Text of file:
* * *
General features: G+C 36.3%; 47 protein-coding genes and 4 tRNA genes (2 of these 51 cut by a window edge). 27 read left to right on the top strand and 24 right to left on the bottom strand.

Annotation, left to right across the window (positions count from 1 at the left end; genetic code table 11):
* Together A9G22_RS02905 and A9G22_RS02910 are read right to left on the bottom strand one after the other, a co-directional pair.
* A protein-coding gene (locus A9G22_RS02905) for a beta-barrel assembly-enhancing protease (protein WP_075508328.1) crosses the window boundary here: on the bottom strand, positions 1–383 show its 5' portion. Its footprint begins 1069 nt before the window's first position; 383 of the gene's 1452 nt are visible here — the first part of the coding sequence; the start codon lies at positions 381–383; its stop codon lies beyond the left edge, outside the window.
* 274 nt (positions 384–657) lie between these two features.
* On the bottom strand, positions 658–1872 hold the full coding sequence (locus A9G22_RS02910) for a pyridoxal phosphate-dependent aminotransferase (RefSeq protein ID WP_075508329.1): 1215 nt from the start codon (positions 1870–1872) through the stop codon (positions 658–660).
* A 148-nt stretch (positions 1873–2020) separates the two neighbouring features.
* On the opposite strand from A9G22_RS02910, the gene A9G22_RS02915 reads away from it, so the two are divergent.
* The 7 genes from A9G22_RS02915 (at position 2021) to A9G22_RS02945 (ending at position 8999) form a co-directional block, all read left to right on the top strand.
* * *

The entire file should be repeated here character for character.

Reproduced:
General features: G+C 36.3%; 47 protein-coding genes and 4 tRNA genes (2 of these 51 cut by a window edge). 27 read left to right on the top strand and 24 right to left on the bottom strand.

Annotation, left to right across the window (positions count from 1 at the left end; genetic code table 11):
* Together A9G22_RS02905 and A9G22_RS02910 are read right to left on the bottom strand one after the other, a co-directional pair.
* A protein-coding gene (locus A9G22_RS02905) for a beta-barrel assembly-enhancing protease (protein WP_075508328.1) crosses the window boundary here: on the bottom strand, positions 1–383 show its 5' portion. Its footprint begins 1069 nt before the window's first position; 383 of the gene's 1452 nt are visible here — the first part of the coding sequence; the start codon lies at positions 381–383; its stop codon lies beyond the left edge, outside the window.
* 274 nt (positions 384–657) lie between these two features.
* On the bottom strand, positions 658–1872 hold the full coding sequence (locus A9G22_RS02910) for a pyridoxal phosphate-dependent aminotransferase (RefSeq protein ID WP_075508329.1): 1215 nt from the start codon (positions 1870–1872) through the stop codon (positions 658–660).
* A 148-nt stretch (positions 1873–2020) separates the two neighbouring features.
* On the opposite strand from A9G22_RS02910, the gene A9G22_RS02915 reads away from it, so the two are divergent.
* The 7 genes from A9G22_RS02915 (at position 2021) to A9G22_RS02945 (ending at position 8999) form a co-directional block, all read left to right on the top strand.